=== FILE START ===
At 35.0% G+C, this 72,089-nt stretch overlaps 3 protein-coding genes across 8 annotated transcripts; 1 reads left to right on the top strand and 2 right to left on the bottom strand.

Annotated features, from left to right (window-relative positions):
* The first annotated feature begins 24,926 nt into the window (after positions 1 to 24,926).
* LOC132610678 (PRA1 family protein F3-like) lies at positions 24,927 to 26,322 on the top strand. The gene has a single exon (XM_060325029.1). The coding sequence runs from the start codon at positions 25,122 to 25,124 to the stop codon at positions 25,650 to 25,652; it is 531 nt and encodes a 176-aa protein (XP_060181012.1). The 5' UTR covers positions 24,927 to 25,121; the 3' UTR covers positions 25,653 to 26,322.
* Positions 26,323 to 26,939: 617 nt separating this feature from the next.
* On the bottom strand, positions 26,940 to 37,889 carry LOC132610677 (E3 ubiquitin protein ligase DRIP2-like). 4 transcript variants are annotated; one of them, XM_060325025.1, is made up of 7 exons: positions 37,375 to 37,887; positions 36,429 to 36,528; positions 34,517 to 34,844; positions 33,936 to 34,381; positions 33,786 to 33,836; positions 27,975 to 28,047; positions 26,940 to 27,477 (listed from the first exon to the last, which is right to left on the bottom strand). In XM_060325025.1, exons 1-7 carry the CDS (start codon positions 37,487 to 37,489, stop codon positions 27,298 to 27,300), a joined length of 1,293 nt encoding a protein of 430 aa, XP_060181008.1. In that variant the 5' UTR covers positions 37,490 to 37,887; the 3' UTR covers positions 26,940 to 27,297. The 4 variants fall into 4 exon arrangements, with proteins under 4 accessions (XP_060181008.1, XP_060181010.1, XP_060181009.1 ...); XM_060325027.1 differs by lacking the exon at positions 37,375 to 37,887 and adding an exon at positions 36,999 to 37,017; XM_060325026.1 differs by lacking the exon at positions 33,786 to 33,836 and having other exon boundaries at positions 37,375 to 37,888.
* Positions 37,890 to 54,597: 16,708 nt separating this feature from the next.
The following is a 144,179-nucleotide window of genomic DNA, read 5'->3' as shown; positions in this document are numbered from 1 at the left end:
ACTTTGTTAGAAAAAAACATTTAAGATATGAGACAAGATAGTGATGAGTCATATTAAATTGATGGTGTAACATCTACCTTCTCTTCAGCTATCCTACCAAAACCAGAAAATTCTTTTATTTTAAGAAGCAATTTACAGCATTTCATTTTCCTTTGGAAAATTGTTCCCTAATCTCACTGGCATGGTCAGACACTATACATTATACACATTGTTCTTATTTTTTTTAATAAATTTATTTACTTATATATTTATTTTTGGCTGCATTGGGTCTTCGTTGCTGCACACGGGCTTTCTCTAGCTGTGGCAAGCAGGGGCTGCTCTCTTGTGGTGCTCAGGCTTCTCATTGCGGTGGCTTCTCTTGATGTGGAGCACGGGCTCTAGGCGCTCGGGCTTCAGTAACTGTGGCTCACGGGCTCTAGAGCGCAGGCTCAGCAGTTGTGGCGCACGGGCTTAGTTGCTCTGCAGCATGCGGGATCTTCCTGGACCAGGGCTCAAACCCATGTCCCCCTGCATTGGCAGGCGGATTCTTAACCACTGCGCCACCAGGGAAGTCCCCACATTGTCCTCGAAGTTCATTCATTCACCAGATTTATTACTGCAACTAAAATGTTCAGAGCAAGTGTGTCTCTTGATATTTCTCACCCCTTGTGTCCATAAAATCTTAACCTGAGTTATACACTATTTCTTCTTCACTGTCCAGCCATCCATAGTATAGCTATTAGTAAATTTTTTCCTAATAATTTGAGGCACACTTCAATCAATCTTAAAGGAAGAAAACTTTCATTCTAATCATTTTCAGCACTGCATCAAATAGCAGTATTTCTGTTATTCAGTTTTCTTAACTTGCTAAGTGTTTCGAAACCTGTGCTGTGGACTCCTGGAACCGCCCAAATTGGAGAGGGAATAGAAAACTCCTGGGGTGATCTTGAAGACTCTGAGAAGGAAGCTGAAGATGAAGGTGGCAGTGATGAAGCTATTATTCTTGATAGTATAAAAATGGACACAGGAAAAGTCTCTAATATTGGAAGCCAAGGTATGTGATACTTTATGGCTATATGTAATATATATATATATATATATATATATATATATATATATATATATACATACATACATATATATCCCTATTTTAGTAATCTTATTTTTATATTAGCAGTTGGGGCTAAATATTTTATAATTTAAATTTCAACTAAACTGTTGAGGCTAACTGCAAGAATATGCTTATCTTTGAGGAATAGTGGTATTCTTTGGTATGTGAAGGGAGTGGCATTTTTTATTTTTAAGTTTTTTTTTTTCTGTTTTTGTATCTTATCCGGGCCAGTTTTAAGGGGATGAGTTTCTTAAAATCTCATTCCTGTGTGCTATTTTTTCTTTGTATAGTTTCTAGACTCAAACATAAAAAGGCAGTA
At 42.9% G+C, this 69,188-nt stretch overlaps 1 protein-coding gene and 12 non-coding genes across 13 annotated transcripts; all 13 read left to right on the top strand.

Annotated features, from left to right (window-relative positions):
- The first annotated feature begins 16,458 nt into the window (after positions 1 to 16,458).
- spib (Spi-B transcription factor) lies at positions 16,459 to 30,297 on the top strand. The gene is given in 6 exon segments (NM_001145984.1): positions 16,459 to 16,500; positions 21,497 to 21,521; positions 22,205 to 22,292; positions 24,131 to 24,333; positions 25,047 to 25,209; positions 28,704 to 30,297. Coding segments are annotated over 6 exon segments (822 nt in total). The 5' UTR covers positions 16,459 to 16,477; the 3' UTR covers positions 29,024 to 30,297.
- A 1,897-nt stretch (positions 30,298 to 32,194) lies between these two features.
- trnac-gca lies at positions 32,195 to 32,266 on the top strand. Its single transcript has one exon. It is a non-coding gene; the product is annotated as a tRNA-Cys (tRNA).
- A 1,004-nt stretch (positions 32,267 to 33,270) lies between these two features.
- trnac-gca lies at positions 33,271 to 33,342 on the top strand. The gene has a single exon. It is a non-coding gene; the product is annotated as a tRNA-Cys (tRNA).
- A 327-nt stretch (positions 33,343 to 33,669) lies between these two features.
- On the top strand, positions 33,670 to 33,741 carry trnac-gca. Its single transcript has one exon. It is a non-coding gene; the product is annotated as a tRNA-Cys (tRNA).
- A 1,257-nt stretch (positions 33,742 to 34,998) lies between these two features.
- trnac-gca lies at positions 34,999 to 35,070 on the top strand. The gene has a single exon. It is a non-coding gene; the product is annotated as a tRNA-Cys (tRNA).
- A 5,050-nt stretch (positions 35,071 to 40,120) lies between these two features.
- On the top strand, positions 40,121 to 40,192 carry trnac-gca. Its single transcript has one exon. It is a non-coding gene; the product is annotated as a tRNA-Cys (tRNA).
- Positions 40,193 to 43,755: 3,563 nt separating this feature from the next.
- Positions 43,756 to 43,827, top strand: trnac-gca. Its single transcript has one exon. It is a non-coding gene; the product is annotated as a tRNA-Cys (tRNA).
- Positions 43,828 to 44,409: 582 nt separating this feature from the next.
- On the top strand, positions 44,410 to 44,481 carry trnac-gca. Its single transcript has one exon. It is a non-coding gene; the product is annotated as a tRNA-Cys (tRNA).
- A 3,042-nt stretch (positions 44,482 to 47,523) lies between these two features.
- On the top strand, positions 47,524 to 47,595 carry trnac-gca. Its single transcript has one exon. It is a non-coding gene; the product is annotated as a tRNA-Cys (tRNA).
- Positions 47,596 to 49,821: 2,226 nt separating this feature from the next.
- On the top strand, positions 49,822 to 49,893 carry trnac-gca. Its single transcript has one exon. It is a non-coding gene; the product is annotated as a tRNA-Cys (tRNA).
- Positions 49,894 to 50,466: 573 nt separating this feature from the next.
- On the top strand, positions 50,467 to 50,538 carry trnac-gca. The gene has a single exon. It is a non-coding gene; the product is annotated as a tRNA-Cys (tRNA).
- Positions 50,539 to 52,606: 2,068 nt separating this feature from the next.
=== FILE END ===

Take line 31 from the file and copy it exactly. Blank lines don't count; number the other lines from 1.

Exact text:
- On the top strand, positions 49,822 to 49,893 carry trnac-gca. Its single transcript has one exon. It is a non-coding gene; the product is annotated as a tRNA-Cys (tRNA).